Theoretical model gives the possible reasons that could explain some of the causes of blackouts. For example, the presence of aquatic weeds causes clogging of turbines and intake screens and reduction of water level consequently resulting in frequent blackouts. The machines used are old and commonly breakdown resulting in low production of electricity which also result in blackout.

Statistical Data Analysis

Data were entered into the computer Microsoft Excel spread sheet then analyzed using Statistical Package for Social Scientists (SPSS version 15.0). Independent Sample t-Tests were computed to compare means for power generation loss caused by trash and other factors.

3. Results

Most ESCOM employees interviewed on site indicated that aquatic weeds mainly Water hyacinth (Eichhornia

Figure 2. The water intake dam at Nkula Falls on the Shire River (left); heavy siltation (right).

Figure 3. Theoretical model (modified from [6] [8] [11] ).

crassipes), had been seen in the Shire River since the 1990s. One of the longest serving employees who started working with ESCOM in 1979 also reported to have seen Water hyacinth in the Shire River in the 1990s. Results from data on energy loss in megawatts per hour (MWhr) from July 2007 to June 2008 are presented in Figure 4.

Based on results in Figure 4, it was apparent that energy generation losses that were incurred by ESCOM due to removal of trash at the intake were far much lower compared to losses due to other problems that affected power generation. In fact, there were highly significant differences (P < 0.05) (Table 1) confirming the observation that more energy was lost as a result of some factors other than effect of aquatic weeds.

It was further shown that energy production loss due to trash (aquatic weeds) did not even amount to half of the period i.e. 5 months in a year as highest energy losses were due to other reasons/causes other than trash. Some of the reasons expressed by the engineers at the HEP included: low oil level in the turbine bearing basin, turbine bearing basin leaking, trip due to loss of station supplies, repair Gov main oil pump/removing pump, repair Gov main oil pump/replace repaired Gov oil pump and low water level at Nkula-dam due to high level of siltation. For example, in January, 2015 there were a lot of blackouts in many areas because ESCOM was removing silt at Nkula-Dam which was affecting the water level. A summary of these findings indicated that “other reasons” were to a greater extent responsible for power generation problems than those arising from removing trash at the intake. Results obtained from January to June 2009 (Figure 5) for power generation data for Nkula HEP Station similarly suggested that problems of trash were not the major cause for power generation loss at Nkula HEP Station.

Except for the situation in 2009 (Figure 5) where effect of trash was observed in rainy season (January to March), results (Figure 4) also indicated that aquatic weed accumulation at the intake was not only in rainy season. The observation that the effect of trash was also recorded in July and October (Figure 4) i.e. months

Figure 4. Energy generation losses due to trash and other causes for Nkula Falls A and B Hydro-Electricity Power Station between July 2007 and June 2008 (left) and summary (right).

Table 1. t-Test: Paired two sample for means of energy loss due to trash and other causes.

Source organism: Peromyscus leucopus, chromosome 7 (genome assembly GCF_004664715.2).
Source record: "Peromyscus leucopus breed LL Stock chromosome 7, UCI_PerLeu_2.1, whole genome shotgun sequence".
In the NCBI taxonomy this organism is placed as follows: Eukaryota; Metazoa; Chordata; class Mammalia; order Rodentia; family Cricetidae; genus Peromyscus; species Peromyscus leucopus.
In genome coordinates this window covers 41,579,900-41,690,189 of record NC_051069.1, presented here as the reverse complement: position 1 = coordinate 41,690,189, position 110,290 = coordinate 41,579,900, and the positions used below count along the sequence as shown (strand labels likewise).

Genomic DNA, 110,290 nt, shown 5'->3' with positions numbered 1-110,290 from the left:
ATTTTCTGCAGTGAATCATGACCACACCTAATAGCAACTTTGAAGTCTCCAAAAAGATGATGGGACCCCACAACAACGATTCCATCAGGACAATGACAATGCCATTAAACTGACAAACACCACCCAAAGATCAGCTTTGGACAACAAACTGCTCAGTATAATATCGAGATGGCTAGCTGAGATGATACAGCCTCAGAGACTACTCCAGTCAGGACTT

when nearly all parts in Malawi do not receive rains―dry season, suggested that problems of aquatic weeds occur not only during rainy season as is reported by ESCOM. Probably this could be directly related to how much rain was received from the river’s catchment area. The high power production losses in November (Figure 4) due to both trash and other reasons could be attributed to the fact the southern region of Malawi receives rains much earlier than the central and northern regions of the country. The other causes to loss in power generation included repairing of machines such as greasing, runner repairs, brush gear sparking and general breakdown of the machines. Other minor reasons included power disruption by vandalism of ESCOM transformers and animals being short-circuited on power lines (Figure 6).

Differences in daily machine performance were also observed as power production varied from 179,000 to 159,000 MW while running for 24 hours. For example, in June 2009 (Figure 7), power production fluctuated even during days when machines were running for 24 hours in a day. Thus, even with an exception of the 2 days when there was no power production during repairing of leaking in the turbine basin, power production fluctuation continued.

It can be suggested therefore that even without the effect of the aquatic weeds, significant losses in electricity generation of HEP machines would still be observed. This means therefore that there should be other notable reasons like low water level at Nkula-dam due to siltation that resulted in reduction of electricity generation other than effect of aquatic weeds (trash) which is always believed to be the major cause.

Figure 5. Energy loss (MWhr) of energy loss due to trash and other causes for Nkula HEP from January to June 2009.

Figure 6. A monkey that landed on an ESCOM transformer resulting into power cut (Photo kindly provided by Nkula HEP Station personnel).

Figure 7. Amount of units (MWHr) generated per day between July 2007 and May 2009 at Nkula HEP.

4. Discussion

It could be most likely that [12] who reported that floating aquatic weeds started becoming a problem in the Shire River and finding their way into the intake dam at Nkula Falls from the 1990s sought information from the same source. It is reported that aquatic weeds started infesting massively African freshwater bodies during the early 1950s and rapidly spread in many countries [13] . In fact, ESCOM power stations operated without any major environmental problems until 1990s when there was an increase of floating aquatic weeds and debris in addition to silt deposition at the intake ponds [2] [3] . In recent years, there has been a dramatic increase in the onset of floating aquatic weeds on the river so much so that electricity generation has been greatly affected especially during the rainy seasons [2] .